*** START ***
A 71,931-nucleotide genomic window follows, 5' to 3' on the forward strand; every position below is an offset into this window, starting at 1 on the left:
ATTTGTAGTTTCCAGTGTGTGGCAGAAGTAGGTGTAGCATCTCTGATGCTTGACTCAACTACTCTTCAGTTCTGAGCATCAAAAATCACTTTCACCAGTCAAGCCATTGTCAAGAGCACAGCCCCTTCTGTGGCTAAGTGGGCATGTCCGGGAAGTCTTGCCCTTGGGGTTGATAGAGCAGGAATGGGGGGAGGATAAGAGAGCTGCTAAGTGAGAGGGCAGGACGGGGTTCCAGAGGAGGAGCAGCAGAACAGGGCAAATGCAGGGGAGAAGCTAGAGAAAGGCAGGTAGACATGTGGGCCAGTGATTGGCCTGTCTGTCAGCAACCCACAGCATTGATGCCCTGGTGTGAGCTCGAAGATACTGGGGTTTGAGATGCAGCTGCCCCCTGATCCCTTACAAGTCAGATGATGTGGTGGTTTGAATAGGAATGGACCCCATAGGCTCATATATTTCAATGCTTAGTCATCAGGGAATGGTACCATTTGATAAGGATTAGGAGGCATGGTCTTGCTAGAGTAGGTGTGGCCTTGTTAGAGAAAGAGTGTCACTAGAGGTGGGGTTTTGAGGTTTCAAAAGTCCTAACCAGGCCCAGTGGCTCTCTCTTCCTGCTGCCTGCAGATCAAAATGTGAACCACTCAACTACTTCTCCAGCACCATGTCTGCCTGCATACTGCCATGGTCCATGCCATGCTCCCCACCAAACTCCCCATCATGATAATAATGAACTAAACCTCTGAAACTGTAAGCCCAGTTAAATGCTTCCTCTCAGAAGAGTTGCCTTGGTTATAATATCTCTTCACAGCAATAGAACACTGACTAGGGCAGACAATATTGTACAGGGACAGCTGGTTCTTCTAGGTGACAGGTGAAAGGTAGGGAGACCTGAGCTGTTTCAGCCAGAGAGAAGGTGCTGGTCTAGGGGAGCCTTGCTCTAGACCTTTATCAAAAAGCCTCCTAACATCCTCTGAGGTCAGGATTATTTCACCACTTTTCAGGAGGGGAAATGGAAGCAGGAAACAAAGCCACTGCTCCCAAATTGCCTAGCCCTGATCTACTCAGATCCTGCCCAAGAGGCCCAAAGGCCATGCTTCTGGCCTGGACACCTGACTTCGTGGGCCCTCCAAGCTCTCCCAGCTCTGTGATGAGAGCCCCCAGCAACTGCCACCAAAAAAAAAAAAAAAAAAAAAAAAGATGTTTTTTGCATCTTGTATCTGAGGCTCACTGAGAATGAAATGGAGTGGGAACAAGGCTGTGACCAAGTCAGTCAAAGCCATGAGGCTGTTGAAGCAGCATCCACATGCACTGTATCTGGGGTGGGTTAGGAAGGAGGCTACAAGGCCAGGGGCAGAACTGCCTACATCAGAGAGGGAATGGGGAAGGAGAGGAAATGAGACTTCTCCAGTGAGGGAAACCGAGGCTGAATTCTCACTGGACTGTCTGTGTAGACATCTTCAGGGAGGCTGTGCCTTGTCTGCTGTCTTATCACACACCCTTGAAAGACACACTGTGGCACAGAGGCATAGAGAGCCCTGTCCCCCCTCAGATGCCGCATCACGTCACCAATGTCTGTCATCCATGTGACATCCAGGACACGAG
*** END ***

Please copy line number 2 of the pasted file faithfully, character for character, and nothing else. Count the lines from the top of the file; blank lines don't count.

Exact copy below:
ATTTGTAGTTTCCAGTGTGTGGCAGAAGTAGGTGTAGCATCTCTGATGCTTGACTCAACTACTCTTCAGTTCTGAGCATCAAAAATCACTTTCACCAGTCAAGCCATTGTCAAGAGCACAGCCCCTTCTGTGGCTAAGTGGGCATGTCCGGGAAGTCTTGCCCTTGGGGTTGATAGAGCAGGAATGGGGGGAGGATAAGAGAGCTGCTAAGTGAGAGGGCAGGACGGGGTTCCAGAGGAGGAGCAGCAGAACAGGGCAAATGCAGGGGAGAAGCTAGAGAAAGGCAGGTAGACATGTGGGCCAGTGATTGGCCTGTCTGTCAGCAACCCACAGCATTGATGCCCTGGTGTGAGCTCGAAGATACTGGGGTTTGAGATGCAGCTGCCCCCTGATCCCTTACAAGTCAGATGATGTGGTGGTTTGAATAGGAATGGACCCCATAGGCTCATATATTTCAATGCTTAGTCATCAGGGAATGGTACCATTTGATAAGGATTAGGAGGCATGGTCTTGCTAGAGTAGGTGTGGCCTTGTTAGAGAAAGAGTGTCACTAGAGGTGGGGTTTTGAGGTTTCAAAAGTCCTAACCAGGCCCAGTGGCTCTCTCTTCCTGCTGCCTGCAGATCAAAATGTGAACCACTCAACTACTTCTCCAGCACCATGTCTGCCTGCATACTGCCATGGTCCATGCCATGCTCCCCACCAAACTCCCCATCATGATAATAATGAACTAAACCTCTGAAACTGTAAGCCCAGTTAAATGCTTCCTCTCAGAAGAGTTGCCTTGGTTATAATATCTCTTCACAGCAATAGAACACTGACTAGGGCAGACAATATTGTACAGGGACAGCTGGTTCTTCTAGGTGACAGGTGAAAGGTAGGGAGACCTGAGCTGTTTCAGCCAGAGAGAAGGTGCTGGTCTAGGGGAGCCTTGCTCTAGACCTTTATCAAAAAGCCTCCTAACATCCTCTGAGGTCAGGATTATTTCACCACTTTTCAGGAGGGGAAATGGAAGCAGGAAACAAAGCCACTGCTCCCAAATTGCCTAGCCCTGATCTACTCAGATCCTGCCCAAGAGGCCCAAAGGCCATGCTTCTGGCCTGGACACCTGACTTCGTGGGCCCTCCAAGCTCTCCCAGCTCTGTGATGAGAGCCCCCAGCAACTGCCACCAAAAAAAAAAAAAAAAAAAAAAAAGATGTTTTTTGCATCTTGTATCTGAGGCTCACTGAGAATGAAATGGAGTGGGAACAAGGCTGTGACCAAGTCAGTCAAAGCCATGAGGCTGTTGAAGCAGCATCCACATGCACTGTATCTGGGGTGGGTTAGGAAGGAGGCTACAAGGCCAGGGGCAGAACTGCCTACATCAGAGAGGGAATGGGGAAGGAGAGGAAATGAGACTTCTCCAGTGAGGGAAACCGAGGCTGAATTCTCACTGGACTGTCTGTGTAGACATCTTCAGGGAGGCTGTGCCTTGTCTGCTGTCTTATCACACACCCTTGAAAGACACACTGTGGCACAGAGGCATAGAGAGCCCTGTCCCCCCTCAGATGCCGCATCACGTCACCAATGTCTGTCATCCATGTGACATCCAGGACACGAG